La nave espacial Mars Express establece un récord de transmisión de datos

Impresión artística de Mars Express. La nave espacial partió de la Tierra hacia Marte el 2 de junio de 2003. Llegó a su destino después de un viaje de seis meses y ha estado buscando el Planeta Rojo desde principios de 2004. Crédito: ESA – D. Ducros

NASA’s Perseverance rover back to Earth. This means the 19-year-old spacecraft has now relayed data for seven different Mars surface missions – a unique, new record!

Landers and rovers on Mars gather data that help scientists answer fundamental questions about the atmosphere, geology, surface environment, history of water, and potential for life on the Red Planet.

To get these insights to Earth, they first transmit the data up to spacecraft in orbit around Mars. These orbiters then use their much larger, more powerful transmitters to ‘relay’ the data across space to large deep-space antennas on Earth.

Mars Communications Network

Data relay is an essential part of Mars exploration, with commands sent to rovers and landers on the surface via orbiting spacecraft, and in turn, scientific data collected by the surface missions is sent back to Earth through the orbiter. All of ESA and NASA’s orbiters provide data relay services for surface missions. Credit: ESA – S. Poletti

“Data relay is an essential part of Mars exploration,” says James Godfrey, Mars Express Spacecraft Operations Manager at ESA’s ESOC mission control center. “We are proud that Mars Express has played a role in the interagency Mars data relay network over many years and has supported so many surface assets. This network will be vital to support future missions to the Red Planet, such as those of the Mars Sample Return campaign.”

The tests with Perseverance coincide with the orbiter’s 10th Martian anniversary. Mars Express arrived at Mars on December 25, 2003, almost 19 Earth years ago. As one Martian year is equal to approximately 687 Earth days, the spacecraft celebrated 10 Martian years in orbit on 16 October 2022.

Take a trip through Martian history.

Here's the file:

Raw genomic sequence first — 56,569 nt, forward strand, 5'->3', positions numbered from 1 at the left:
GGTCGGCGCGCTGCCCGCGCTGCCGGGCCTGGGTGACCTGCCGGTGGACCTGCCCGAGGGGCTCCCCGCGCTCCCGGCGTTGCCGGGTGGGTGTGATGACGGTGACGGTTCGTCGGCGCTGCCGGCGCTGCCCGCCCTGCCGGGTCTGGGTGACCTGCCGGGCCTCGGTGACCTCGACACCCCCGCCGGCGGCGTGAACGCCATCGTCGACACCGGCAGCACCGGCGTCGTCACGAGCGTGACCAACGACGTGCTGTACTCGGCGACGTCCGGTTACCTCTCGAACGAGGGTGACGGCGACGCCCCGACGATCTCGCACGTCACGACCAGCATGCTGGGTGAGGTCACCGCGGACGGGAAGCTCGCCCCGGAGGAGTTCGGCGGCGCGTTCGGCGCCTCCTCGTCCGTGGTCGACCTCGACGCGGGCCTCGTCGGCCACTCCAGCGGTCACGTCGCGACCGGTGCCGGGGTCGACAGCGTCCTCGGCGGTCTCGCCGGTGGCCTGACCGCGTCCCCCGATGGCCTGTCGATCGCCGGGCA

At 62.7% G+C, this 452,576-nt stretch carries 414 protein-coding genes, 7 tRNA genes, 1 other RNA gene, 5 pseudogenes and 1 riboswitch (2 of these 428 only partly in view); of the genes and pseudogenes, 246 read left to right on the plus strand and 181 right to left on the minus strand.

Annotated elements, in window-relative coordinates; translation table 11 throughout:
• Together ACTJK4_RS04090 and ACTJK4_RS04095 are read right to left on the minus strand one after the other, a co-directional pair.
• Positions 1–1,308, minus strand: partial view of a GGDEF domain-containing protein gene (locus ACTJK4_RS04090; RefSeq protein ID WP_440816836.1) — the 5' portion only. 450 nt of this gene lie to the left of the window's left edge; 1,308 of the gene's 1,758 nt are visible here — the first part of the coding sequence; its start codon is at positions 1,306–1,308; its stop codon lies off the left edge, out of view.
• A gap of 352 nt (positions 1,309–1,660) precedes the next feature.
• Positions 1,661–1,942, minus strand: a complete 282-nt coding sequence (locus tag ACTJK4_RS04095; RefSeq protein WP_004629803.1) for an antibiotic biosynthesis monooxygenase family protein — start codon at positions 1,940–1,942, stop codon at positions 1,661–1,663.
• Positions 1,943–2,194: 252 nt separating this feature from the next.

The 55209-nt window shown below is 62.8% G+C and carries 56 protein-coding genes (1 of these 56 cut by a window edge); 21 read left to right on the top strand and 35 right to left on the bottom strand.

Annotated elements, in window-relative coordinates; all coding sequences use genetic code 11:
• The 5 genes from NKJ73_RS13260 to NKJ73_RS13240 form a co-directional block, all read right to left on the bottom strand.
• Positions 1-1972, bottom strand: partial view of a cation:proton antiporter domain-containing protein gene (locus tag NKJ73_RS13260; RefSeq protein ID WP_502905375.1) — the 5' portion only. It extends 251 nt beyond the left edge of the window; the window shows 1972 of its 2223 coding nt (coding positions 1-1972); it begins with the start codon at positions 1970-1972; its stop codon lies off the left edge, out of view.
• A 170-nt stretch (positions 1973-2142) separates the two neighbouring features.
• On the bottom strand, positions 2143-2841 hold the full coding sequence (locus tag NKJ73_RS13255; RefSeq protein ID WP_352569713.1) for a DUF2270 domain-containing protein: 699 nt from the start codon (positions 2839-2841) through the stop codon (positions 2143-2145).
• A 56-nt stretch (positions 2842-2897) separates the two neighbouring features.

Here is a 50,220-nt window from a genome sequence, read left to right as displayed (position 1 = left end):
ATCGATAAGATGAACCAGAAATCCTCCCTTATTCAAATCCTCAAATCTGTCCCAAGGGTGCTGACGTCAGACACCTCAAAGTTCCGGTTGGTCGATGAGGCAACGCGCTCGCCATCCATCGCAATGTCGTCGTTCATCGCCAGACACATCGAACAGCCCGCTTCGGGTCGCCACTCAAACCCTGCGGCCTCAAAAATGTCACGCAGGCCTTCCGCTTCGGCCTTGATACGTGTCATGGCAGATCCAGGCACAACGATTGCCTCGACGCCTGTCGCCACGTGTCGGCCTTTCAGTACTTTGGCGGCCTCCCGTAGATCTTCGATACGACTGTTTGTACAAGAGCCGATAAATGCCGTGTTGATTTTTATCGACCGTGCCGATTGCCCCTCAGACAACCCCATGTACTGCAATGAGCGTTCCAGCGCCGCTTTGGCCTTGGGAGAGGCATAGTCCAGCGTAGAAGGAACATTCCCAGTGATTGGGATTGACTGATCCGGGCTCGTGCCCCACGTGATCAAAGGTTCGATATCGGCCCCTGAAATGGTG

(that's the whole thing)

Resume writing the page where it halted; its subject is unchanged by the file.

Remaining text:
NASA's Spirit Rover

Artist’s impression of NASA’s MER Spirit rover on the surface of Mars. Credit: NASA

Team Spirit

In 2004, just two months after arriving at Mars, Mars Express flew over NASA’s Spirit rover.

The ESA orbiter sent commands down to the rover, which then sent its data up to the orbiter in the first-ever demonstration of an interagency communications network around another planet.

The commands for the rover first had to be transferred from the Spirit Operations Team at NASA’s Jet Propulsion Laboratory (JPL), USA, to ESOC in Germany. Here they were translated into commands for Mars Express, then uplinked to the orbiter and sent down to the rover.

Endurance Crater Relayed by Mars Express

This view of the interior slope and rim of ‘Endurance Crater’ comes from the navigation camera on NASA’s Mars Exploration Rover Opportunity with an assist from the ESA’s Mars Express. Opportunity took the three frames that make up this image on August 4, 2004, then transmitted them with other data to Mars Express, which in turn relayed them to Earth. Rover wheel tracks are visible in the foreground. Credit: NASA/JPL

Opportunity knocks

Seven further communication tests were carried out between Mars Express and NASA’s Opportunity rover in early 2008. Building on the tests with Spirit, they helped optimize ESA-NASA communication at Mars.

Mars Phoenix Lander

NASA’s Mars Phoenix lander detected perchlorate salts in the Martian Arctic in 2008. Credit: NASA

The landing of Phoenix

On May 25, 2008, Mars Express tracked the descent of the Phoenix lander and relayed the data to NASA to help confirm the data from their own orbiters. In the weeks after landing, Mars Express once again demonstrated its ability to reliably relay data from the Martian surface to Earth.

Rocknest 3